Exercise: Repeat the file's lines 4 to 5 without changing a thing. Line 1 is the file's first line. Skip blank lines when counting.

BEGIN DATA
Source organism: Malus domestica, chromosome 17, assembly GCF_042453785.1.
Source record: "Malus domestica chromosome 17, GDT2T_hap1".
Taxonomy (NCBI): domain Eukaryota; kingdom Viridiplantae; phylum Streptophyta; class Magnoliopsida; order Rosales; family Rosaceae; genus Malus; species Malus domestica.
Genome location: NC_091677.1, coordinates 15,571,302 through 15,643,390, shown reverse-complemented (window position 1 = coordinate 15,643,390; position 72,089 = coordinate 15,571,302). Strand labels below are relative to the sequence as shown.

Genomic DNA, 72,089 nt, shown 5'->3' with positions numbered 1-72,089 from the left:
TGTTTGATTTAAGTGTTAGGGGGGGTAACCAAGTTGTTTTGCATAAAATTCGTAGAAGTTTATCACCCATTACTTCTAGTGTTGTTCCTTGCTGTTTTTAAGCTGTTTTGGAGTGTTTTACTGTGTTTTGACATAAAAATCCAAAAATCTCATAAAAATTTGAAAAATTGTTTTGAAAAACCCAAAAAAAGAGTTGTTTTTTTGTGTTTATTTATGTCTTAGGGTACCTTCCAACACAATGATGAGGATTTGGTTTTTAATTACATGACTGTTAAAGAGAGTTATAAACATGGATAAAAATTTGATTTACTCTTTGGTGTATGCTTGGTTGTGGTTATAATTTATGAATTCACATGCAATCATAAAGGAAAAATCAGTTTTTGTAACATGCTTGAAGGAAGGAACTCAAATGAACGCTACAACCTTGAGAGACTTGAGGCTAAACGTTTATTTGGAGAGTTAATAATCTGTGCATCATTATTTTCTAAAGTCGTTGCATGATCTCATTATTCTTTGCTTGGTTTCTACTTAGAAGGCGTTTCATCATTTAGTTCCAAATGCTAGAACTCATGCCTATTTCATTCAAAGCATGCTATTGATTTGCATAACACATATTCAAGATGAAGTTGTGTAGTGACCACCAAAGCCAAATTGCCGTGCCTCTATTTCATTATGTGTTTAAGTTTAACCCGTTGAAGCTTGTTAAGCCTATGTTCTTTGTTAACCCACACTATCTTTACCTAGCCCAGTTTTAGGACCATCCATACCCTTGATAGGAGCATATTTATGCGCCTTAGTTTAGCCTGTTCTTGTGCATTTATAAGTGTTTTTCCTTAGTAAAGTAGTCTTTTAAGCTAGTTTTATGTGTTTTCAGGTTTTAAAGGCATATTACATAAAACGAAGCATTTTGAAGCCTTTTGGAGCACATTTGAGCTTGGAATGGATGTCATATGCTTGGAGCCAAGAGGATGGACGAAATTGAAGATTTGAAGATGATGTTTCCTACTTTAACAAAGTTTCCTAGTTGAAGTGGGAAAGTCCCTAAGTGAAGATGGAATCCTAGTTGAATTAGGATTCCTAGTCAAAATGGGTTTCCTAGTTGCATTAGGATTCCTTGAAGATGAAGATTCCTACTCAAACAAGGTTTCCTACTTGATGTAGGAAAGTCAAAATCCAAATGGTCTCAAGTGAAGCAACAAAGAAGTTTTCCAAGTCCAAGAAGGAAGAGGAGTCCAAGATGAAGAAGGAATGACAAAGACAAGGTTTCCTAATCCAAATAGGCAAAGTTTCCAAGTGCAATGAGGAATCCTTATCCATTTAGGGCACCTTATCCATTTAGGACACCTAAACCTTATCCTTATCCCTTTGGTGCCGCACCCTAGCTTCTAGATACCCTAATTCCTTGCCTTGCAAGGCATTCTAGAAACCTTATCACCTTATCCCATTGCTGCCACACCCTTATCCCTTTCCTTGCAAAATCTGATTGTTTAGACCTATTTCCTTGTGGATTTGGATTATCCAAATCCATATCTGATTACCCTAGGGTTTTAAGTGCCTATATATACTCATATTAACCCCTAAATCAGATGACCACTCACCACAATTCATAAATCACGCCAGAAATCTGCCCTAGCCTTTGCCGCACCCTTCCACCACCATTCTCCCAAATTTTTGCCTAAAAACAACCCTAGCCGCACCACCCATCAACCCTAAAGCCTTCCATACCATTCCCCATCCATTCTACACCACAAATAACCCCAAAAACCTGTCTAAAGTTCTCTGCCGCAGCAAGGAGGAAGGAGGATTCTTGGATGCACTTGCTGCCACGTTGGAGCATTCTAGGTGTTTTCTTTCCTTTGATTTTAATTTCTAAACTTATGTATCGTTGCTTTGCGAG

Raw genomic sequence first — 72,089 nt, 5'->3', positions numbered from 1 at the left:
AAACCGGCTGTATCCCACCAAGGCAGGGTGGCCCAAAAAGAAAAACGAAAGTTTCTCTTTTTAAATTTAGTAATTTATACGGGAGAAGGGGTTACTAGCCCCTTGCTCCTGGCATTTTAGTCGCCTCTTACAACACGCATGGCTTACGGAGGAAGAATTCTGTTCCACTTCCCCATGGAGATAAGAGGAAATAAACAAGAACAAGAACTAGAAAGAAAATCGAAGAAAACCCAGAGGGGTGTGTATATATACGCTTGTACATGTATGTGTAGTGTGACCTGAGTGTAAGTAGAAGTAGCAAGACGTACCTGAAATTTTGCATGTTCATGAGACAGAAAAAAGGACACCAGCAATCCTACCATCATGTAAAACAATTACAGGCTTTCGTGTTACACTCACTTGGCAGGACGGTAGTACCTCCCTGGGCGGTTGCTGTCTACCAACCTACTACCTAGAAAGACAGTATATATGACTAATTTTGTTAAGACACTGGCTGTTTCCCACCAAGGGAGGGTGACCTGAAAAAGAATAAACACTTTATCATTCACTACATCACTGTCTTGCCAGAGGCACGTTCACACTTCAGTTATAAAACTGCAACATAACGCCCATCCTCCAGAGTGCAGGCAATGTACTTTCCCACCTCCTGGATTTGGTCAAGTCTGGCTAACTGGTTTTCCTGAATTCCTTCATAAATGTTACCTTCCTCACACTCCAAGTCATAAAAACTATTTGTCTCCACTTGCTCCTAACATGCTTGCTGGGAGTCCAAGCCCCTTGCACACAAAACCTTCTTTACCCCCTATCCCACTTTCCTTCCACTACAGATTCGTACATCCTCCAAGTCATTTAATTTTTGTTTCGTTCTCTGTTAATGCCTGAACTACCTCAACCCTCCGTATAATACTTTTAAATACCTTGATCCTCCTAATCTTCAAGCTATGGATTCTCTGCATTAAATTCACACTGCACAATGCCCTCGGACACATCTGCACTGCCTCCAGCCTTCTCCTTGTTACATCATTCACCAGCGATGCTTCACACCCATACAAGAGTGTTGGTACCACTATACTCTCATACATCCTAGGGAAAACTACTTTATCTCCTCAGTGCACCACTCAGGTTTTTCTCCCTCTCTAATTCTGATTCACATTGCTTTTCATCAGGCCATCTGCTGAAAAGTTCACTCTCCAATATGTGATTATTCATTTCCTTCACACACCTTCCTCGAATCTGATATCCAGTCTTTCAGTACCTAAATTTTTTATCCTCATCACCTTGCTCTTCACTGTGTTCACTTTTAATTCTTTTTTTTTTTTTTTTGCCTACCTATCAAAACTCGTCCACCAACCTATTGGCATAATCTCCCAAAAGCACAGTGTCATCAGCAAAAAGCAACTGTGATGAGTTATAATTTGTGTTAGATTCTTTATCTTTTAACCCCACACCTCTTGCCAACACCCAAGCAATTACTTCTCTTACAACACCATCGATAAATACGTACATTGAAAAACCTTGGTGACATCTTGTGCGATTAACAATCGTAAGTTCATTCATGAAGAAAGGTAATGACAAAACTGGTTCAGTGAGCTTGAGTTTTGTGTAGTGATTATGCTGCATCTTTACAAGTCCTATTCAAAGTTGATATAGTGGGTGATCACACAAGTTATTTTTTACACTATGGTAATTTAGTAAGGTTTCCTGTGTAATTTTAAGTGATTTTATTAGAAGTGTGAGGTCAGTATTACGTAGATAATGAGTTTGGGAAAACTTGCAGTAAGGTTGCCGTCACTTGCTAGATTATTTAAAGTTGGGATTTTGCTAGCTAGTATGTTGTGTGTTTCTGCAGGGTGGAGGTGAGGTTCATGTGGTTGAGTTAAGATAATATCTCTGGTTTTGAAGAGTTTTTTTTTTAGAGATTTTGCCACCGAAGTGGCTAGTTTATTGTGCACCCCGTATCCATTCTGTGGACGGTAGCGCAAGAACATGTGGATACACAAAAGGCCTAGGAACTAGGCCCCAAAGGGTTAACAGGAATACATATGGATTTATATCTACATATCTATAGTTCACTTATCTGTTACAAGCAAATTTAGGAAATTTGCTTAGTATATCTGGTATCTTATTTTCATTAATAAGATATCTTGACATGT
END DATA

Genome location: NC_091677.1, coordinates 15,571,302 through 15,643,390, shown reverse-complemented (window position 1 = coordinate 15,643,390; position 72,089 = coordinate 15,571,302). Strand labels below are relative to the sequence as shown.

Genomic DNA, 72,089 nt, shown 5'->3' with positions numbered 1-72,089 from the left: